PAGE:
A workshop on Building Organizational Assets and Community Power at the Kenya Community Development Foundation (KCDF) conference in Nairobi taught organizations sustainability strategies.
The workshop was led by Subusiso Zwane of Southern Africa Trust and Francis Kamau of KCDF. As external funding is reduced by the day, and the workshop aimed at directing organizations on how they can #shiftthepower by creating an asset base, enabling them to develop long term sustainability.
Over the last few years, Southern Africa Trust has had to ‘move away from a traditional way of working while achieving the same results.’ It eventually became clear to them that foreign funding was going to decrease, creating a need to invest their reserves.
The organization decided to purchase two properties; one was rented out to a mining company and the other was used as a civil society centre. They also realized that they were doing too many things ‘free of charge’ and that there was no harm in charging an administrative fee for a majority of this work. Southern Africa Trust has now become an income generating research centre.
KCDF conducted a review of their financial management a few years ago, covering three main areas. The areas that were reviewed, with the aim of reaping benefits from them, were: fixed deposits, forex exchange on donor returns, and staff efficiency.
They also started to factor in all costs when running projects, including those that may be seen to have been underwritten, like rent and administration. The organization has investments handled by fund managers and have developed properties in an effort to continue looking at new ways of improving their self-sustainability.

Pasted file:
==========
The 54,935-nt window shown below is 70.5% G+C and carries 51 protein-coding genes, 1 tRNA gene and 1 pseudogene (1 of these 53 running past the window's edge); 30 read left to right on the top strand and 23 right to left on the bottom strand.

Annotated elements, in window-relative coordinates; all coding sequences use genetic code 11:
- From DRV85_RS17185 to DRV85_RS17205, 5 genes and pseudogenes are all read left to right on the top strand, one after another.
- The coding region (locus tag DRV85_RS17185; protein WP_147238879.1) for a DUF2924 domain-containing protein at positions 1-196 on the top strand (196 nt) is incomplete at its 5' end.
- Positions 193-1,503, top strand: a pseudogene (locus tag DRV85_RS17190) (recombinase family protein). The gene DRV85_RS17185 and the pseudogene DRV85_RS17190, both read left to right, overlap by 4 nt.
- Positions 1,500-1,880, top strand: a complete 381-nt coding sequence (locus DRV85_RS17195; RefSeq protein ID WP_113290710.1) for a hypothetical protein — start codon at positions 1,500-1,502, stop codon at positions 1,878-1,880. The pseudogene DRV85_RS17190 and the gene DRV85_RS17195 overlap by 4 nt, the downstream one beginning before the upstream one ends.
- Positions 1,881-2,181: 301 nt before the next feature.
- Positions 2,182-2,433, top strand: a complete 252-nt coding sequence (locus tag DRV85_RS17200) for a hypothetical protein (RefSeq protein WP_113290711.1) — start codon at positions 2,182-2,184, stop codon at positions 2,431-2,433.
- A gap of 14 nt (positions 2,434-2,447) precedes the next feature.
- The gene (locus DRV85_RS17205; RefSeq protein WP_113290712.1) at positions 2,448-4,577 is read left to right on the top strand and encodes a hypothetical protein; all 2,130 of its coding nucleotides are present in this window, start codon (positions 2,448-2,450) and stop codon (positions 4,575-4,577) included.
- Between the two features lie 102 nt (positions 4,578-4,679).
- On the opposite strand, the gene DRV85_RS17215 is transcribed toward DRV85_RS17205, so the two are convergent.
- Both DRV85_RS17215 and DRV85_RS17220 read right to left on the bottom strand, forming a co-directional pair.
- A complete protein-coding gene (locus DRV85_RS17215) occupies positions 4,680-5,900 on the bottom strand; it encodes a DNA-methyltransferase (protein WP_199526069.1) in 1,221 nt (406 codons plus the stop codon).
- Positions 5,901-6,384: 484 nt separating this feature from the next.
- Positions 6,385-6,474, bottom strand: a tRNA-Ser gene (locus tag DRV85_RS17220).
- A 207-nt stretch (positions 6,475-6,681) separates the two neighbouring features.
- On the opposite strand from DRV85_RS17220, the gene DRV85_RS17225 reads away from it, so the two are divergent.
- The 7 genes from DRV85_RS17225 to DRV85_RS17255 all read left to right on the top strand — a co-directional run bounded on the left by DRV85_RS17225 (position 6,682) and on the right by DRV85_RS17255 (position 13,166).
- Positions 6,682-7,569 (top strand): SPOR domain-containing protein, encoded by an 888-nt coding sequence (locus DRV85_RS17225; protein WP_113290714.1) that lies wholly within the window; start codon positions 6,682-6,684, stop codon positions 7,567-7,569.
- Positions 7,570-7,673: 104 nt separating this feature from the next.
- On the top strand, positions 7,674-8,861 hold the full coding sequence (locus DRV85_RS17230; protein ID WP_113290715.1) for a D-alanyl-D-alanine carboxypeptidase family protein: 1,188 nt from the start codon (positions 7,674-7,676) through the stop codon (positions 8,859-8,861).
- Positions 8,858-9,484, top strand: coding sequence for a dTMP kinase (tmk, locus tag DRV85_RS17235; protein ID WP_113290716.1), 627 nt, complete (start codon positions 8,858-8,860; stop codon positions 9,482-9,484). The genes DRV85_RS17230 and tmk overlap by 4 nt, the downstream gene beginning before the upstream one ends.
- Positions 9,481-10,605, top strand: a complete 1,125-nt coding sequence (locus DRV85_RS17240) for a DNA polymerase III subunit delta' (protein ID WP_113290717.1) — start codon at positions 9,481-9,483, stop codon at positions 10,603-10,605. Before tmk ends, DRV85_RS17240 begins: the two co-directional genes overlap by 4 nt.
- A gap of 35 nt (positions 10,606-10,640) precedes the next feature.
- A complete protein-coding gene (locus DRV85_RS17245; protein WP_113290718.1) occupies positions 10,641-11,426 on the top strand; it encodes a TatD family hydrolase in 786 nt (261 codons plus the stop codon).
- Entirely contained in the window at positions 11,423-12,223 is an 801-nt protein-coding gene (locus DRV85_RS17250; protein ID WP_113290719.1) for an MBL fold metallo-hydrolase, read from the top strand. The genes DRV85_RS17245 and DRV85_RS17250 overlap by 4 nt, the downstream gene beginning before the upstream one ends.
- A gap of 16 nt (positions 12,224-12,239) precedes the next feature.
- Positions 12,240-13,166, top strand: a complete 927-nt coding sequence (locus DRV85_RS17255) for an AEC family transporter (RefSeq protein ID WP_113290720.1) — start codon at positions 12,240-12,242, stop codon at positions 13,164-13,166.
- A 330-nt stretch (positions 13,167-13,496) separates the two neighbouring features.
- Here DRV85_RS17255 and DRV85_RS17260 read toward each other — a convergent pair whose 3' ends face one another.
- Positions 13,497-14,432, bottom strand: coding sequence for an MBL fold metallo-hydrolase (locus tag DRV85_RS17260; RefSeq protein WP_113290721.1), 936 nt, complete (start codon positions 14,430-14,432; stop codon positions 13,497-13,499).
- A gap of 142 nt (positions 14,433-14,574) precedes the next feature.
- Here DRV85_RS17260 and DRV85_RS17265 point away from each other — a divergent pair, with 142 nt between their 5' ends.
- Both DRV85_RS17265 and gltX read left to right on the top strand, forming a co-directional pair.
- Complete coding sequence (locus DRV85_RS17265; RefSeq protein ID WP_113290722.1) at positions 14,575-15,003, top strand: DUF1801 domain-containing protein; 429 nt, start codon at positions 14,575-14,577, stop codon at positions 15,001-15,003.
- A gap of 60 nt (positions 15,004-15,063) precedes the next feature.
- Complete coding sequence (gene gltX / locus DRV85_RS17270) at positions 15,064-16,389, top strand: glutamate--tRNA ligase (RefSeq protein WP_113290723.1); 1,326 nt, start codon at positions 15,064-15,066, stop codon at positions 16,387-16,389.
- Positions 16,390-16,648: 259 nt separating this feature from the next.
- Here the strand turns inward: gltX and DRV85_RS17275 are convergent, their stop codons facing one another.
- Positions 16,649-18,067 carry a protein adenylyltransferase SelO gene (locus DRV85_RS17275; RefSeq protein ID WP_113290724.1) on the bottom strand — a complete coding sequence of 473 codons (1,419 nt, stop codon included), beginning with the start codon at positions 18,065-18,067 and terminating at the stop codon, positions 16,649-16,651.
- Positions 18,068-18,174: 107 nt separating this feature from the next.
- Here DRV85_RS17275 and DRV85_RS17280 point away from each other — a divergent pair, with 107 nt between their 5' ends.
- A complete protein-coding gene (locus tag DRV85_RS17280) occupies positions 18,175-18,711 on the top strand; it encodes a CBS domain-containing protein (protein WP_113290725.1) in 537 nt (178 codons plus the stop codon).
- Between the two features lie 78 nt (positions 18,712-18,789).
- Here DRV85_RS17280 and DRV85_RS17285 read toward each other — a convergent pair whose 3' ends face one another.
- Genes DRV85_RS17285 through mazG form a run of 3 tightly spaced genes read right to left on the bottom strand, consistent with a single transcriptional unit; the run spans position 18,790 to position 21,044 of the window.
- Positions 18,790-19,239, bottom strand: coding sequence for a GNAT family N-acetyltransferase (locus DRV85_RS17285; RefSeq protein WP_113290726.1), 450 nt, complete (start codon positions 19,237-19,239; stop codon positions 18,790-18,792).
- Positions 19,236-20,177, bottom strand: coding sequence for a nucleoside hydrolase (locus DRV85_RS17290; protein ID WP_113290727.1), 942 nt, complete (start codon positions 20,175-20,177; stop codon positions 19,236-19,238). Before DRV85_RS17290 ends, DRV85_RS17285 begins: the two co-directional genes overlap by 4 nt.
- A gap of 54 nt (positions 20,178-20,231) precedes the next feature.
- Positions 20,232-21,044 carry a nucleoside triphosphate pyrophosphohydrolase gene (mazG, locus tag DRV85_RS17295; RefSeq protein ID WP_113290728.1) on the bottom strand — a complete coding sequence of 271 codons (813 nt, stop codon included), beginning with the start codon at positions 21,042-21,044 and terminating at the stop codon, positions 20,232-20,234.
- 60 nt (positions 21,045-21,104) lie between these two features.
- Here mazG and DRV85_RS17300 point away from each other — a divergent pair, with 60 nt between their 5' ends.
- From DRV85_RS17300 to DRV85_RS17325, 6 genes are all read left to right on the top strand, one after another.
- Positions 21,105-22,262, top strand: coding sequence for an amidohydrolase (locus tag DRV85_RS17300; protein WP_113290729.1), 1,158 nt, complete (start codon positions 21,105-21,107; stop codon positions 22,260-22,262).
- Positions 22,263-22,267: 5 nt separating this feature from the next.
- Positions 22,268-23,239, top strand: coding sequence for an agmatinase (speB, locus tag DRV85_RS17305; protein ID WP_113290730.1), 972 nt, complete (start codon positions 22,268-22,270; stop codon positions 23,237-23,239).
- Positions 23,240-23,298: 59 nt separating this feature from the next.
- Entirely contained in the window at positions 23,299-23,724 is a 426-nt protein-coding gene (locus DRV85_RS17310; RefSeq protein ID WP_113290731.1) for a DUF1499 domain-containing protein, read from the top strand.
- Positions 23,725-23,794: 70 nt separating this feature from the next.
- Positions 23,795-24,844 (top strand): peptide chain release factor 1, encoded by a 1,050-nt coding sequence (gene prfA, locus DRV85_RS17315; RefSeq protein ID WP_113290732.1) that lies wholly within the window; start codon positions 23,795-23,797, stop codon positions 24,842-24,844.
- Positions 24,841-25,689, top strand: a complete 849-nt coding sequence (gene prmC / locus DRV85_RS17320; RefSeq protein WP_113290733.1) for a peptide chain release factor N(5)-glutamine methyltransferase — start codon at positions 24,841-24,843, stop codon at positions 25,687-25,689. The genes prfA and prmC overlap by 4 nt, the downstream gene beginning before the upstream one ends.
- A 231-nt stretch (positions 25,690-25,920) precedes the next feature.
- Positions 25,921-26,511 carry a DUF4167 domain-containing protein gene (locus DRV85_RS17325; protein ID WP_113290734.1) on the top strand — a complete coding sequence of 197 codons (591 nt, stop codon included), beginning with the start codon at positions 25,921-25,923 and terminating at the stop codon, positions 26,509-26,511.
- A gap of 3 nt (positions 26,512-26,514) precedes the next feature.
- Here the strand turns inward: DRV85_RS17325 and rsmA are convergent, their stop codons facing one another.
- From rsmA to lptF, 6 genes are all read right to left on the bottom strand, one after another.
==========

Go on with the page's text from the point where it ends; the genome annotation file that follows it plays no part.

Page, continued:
The previous day, KCDF had opened their new building in Nairobi, KCDF House. This will house one of their subsidiaries, KCDF Investments as well as be a source of income through rented space.
Small foundations and organizations can learn from the practices of Southern Africa Trust and KCDF in several ways. Firstly, begin the process early and don’t waste time. This includes allocating reserves, investments, and thinking of other ways of developing an asset base.
Secondly, inform those working with the organization of the process.
It is important that staff and beneficiaries are aware that resources are finite.
Innovative practices such as ‘rent-for-rent’ schemes have enabled some organizations develop a sustainable asset base.
It is important that organizations in the global south start to #shiftthepower and become increasingly more self-reliant. This shift not only helps them be less dependent on external funding, but also enables these organizations to develop their agenda internally.
Constant Cap is the executive director at Kilimani Project Foundation.